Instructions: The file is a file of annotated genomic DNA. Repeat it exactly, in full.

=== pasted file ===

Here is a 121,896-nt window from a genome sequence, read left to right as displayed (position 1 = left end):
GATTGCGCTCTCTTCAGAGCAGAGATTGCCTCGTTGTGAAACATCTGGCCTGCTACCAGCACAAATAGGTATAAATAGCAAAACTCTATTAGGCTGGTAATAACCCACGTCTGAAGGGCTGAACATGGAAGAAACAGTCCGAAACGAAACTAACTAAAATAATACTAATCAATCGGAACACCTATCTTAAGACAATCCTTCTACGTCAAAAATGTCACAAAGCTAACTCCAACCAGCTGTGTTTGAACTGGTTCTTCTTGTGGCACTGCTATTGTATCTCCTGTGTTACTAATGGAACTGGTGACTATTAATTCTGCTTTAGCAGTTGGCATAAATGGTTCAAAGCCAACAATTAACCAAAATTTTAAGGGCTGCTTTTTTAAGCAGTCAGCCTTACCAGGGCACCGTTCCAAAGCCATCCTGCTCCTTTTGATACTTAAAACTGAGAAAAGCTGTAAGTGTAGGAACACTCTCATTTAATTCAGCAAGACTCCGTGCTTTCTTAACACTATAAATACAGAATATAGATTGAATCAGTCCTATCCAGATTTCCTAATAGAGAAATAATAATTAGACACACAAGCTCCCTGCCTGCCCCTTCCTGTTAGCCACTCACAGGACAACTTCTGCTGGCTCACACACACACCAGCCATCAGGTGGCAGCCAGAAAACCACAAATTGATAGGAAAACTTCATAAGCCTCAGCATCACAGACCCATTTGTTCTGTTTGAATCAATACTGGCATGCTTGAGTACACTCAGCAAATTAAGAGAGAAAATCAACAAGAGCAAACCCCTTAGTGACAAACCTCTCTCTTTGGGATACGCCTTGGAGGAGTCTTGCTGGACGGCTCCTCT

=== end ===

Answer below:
Here is a 121,896-nt window from a genome sequence, read left to right as displayed (position 1 = left end):
GATTGCGCTCTCTTCAGAGCAGAGATTGCCTCGTTGTGAAACATCTGGCCTGCTACCAGCACAAATAGGTATAAATAGCAAAACTCTATTAGGCTGGTAATAACCCACGTCTGAAGGGCTGAACATGGAAGAAACAGTCCGAAACGAAACTAACTAAAATAATACTAATCAATCGGAACACCTATCTTAAGACAATCCTTCTACGTCAAAAATGTCACAAAGCTAACTCCAACCAGCTGTGTTTGAACTGGTTCTTCTTGTGGCACTGCTATTGTATCTCCTGTGTTACTAATGGAACTGGTGACTATTAATTCTGCTTTAGCAGTTGGCATAAATGGTTCAAAGCCAACAATTAACCAAAATTTTAAGGGCTGCTTTTTTAAGCAGTCAGCCTTACCAGGGCACCGTTCCAAAGCCATCCTGCTCCTTTTGATACTTAAAACTGAGAAAAGCTGTAAGTGTAGGAACACTCTCATTTAATTCAGCAAGACTCCGTGCTTTCTTAACACTATAAATACAGAATATAGATTGAATCAGTCCTATCCAGATTTCCTAATAGAGAAATAATAATTAGACACACAAGCTCCCTGCCTGCCCCTTCCTGTTAGCCACTCACAGGACAACTTCTGCTGGCTCACACACACACCAGCCATCAGGTGGCAGCCAGAAAACCACAAATTGATAGGAAAACTTCATAAGCCTCAGCATCACAGACCCATTTGTTCTGTTTGAATCAATACTGGCATGCTTGAGTACACTCAGCAAATTAAGAGAGAAAATCAACAAGAGCAAACCCCTTAGTGACAAACCTCTCTCTTTGGGATACGCCTTGGAGGAGTCTTGCTGGACGGCTCCTCT